As school districts across the U.S. are facing bus driver shortages, one state is tapping the National Guard to help.
Starting Tuesday, Sept. 14, nearly 100 members of the Massachusetts National Guard will begin training sessions to serve as school bus drivers and assist communities impacted by school bus driver shortages.
According to a statement released by the office of public safety and security of Massachusetts Gov. Charles D. Baker, 90 Guard members will "prepare for service in Chelsea, Lawrence, Lowell and Lynn" and up to 250 personnel will be available for the assignment.
"These Guard personnel will be available to serve as drivers of school transport vans known as 7D vehicles to address staffing shortages in certain districts," the statement read. "All activated Guard personnel will complete vehicle training to ensure the safety of children and families."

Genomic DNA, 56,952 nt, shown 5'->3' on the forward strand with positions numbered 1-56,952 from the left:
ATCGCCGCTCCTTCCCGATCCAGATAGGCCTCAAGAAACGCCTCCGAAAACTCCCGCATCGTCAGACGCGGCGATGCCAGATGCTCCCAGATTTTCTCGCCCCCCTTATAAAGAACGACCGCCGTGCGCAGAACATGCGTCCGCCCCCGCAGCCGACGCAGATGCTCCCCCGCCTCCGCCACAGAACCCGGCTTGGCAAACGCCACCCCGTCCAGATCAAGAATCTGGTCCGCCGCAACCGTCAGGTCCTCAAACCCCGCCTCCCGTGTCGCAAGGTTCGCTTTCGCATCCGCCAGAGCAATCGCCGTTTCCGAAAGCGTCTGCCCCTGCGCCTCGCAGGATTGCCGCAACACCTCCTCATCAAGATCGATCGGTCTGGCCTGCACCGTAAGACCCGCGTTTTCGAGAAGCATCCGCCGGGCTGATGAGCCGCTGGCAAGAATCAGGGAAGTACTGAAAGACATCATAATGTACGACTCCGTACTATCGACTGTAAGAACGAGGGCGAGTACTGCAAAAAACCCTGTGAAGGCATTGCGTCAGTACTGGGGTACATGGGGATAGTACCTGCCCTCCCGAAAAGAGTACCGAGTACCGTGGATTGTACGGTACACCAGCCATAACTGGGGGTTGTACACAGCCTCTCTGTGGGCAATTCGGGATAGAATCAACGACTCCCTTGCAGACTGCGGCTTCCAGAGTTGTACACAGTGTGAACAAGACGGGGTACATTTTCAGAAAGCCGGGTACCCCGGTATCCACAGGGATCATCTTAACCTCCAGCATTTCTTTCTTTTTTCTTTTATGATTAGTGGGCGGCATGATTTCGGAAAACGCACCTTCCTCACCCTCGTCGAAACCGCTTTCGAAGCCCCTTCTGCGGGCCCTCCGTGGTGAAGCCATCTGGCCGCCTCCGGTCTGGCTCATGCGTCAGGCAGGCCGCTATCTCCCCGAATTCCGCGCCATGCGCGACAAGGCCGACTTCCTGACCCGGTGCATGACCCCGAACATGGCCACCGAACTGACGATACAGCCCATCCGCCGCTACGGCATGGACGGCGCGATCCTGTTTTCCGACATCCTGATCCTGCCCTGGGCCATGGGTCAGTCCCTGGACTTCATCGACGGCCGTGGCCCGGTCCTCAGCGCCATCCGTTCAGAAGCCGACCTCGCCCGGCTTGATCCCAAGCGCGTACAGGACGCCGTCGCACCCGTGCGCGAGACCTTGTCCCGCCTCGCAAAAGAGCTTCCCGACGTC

The statement also said that the National Guard will comply with all health and safety measures.
Other states experiencing school bus driver shortages include Pennsylvania, Virginia, Missouri, Ohio and Texas. While the reasons for the shortage are varied, Curt Macysyn executive director for the National School Transportation Association, which represents private school bus contractors, told ABC News in August that health concerns amid the COVID-19 pandemic have played a role.
"During COVID, people chose their health over a position," Macysyn said. "With the delta variant, I think some folks who might have considered a return are probably gonna stay on the sidelines a bit longer."
For now, Macsyn said parents are being forced to find alternative modes of transportation to get their kids to school each morning, such as having family members take them, carpooling, or having students walk or bike. At the same time, schools are having to consolidate or remove routes.
ABC News' Joshua Hoyos and Meredith Deliso contributed to this report.